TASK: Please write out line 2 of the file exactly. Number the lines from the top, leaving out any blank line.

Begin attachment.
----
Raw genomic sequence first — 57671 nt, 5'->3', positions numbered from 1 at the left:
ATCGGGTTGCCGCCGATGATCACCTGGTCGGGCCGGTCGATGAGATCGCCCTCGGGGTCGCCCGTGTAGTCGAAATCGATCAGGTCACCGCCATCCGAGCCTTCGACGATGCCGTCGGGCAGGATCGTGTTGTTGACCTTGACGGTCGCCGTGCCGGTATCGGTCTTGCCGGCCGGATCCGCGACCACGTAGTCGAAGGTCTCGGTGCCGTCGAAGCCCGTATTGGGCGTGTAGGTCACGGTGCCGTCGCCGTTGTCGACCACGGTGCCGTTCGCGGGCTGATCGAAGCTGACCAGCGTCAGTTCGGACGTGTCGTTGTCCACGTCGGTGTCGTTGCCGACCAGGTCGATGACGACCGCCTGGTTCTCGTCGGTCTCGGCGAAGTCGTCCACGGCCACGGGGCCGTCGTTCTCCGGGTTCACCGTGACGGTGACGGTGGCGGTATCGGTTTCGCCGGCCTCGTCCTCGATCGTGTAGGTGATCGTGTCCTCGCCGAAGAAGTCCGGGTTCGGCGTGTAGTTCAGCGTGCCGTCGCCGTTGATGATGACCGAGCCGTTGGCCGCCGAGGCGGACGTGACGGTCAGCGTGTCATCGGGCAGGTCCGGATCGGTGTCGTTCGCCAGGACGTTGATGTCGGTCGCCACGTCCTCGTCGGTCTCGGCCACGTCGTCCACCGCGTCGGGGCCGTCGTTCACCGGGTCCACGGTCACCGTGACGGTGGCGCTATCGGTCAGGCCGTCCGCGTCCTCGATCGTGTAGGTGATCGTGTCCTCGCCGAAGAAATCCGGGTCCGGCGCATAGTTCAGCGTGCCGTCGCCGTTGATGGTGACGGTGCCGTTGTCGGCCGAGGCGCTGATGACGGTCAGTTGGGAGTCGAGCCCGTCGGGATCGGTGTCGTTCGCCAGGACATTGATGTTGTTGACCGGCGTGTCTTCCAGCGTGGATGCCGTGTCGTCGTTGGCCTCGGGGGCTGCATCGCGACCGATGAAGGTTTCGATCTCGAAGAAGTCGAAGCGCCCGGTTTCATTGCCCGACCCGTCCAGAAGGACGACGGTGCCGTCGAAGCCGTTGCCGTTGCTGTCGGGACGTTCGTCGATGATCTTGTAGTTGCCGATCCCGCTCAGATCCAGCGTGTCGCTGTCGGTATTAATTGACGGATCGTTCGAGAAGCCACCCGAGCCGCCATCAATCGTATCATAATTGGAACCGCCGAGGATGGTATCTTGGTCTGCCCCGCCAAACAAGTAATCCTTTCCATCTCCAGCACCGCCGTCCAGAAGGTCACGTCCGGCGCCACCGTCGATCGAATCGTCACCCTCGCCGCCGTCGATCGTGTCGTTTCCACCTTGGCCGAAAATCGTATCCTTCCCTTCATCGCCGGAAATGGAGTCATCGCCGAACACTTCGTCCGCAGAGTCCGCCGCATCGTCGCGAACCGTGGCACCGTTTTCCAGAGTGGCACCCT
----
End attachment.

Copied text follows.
ATCGGGTTGCCGCCGATGATCACCTGGTCGGGCCGGTCGATGAGATCGCCCTCGGGGTCGCCCGTGTAGTCGAAATCGATCAGGTCACCGCCATCCGAGCCTTCGACGATGCCGTCGGGCAGGATCGTGTTGTTGACCTTGACGGTCGCCGTGCCGGTATCGGTCTTGCCGGCCGGATCCGCGACCACGTAGTCGAAGGTCTCGGTGCCGTCGAAGCCCGTATTGGGCGTGTAGGTCACGGTGCCGTCGCCGTTGTCGACCACGGTGCCGTTCGCGGGCTGATCGAAGCTGACCAGCGTCAGTTCGGACGTGTCGTTGTCCACGTCGGTGTCGTTGCCGACCAGGTCGATGACGACCGCCTGGTTCTCGTCGGTCTCGGCGAAGTCGTCCACGGCCACGGGGCCGTCGTTCTCCGGGTTCACCGTGACGGTGACGGTGGCGGTATCGGTTTCGCCGGCCTCGTCCTCGATCGTGTAGGTGATCGTGTCCTCGCCGAAGAAGTCCGGGTTCGGCGTGTAGTTCAGCGTGCCGTCGCCGTTGATGATGACCGAGCCGTTGGCCGCCGAGGCGGACGTGACGGTCAGCGTGTCATCGGGCAGGTCCGGATCGGTGTCGTTCGCCAGGACGTTGATGTCGGTCGCCACGTCCTCGTCGGTCTCGGCCACGTCGTCCACCGCGTCGGGGCCGTCGTTCACCGGGTCCACGGTCACCGTGACGGTGGCGCTATCGGTCAGGCCGTCCGCGTCCTCGATCGTGTAGGTGATCGTGTCCTCGCCGAAGAAATCCGGGTCCGGCGCATAGTTCAGCGTGCCGTCGCCGTTGATGGTGACGGTGCCGTTGTCGGCCGAGGCGCTGATGACGGTCAGTTGGGAGTCGAGCCCGTCGGGATCGGTGTCGTTCGCCAGGACATTGATGTTGTTGACCGGCGTGTCTTCCAGCGTGGATGCCGTGTCGTCGTTGGCCTCGGGGGCTGCATCGCGACCGATGAAGGTTTCGATCTCGAAGAAGTCGAAGCGCCCGGTTTCATTGCCCGACCCGTCCAGAAGGACGACGGTGCCGTCGAAGCCGTTGCCGTTGCTGTCGGGACGTTCGTCGATGATCTTGTAGTTGCCGATCCCGCTCAGATCCAGCGTGTCGCTGTCGGTATTAATTGACGGATCGTTCGAGAAGCCACCCGAGCCGCCATCAATCGTATCATAATTGGAACCGCCGAGGATGGTATCTTGGTCTGCCCCGCCAAACAAGTAATCCTTTCCATCTCCAGCACCGCCGTCCAGAAGGTCACGTCCGGCGCCACCGTCGATCGAATCGTCACCCTCGCCGCCGTCGATCGTGTCGTTTCCACCTTGGCCGAAAATCGTATCCTTCCCTTCATCGCCGGAAATGGAGTCATCGCCGAACACTTCGTCCGCAGAGTCCGCCGCATCGTCGCGAACCGTGGCACCGTTTTCCAGAGTGGCACCCT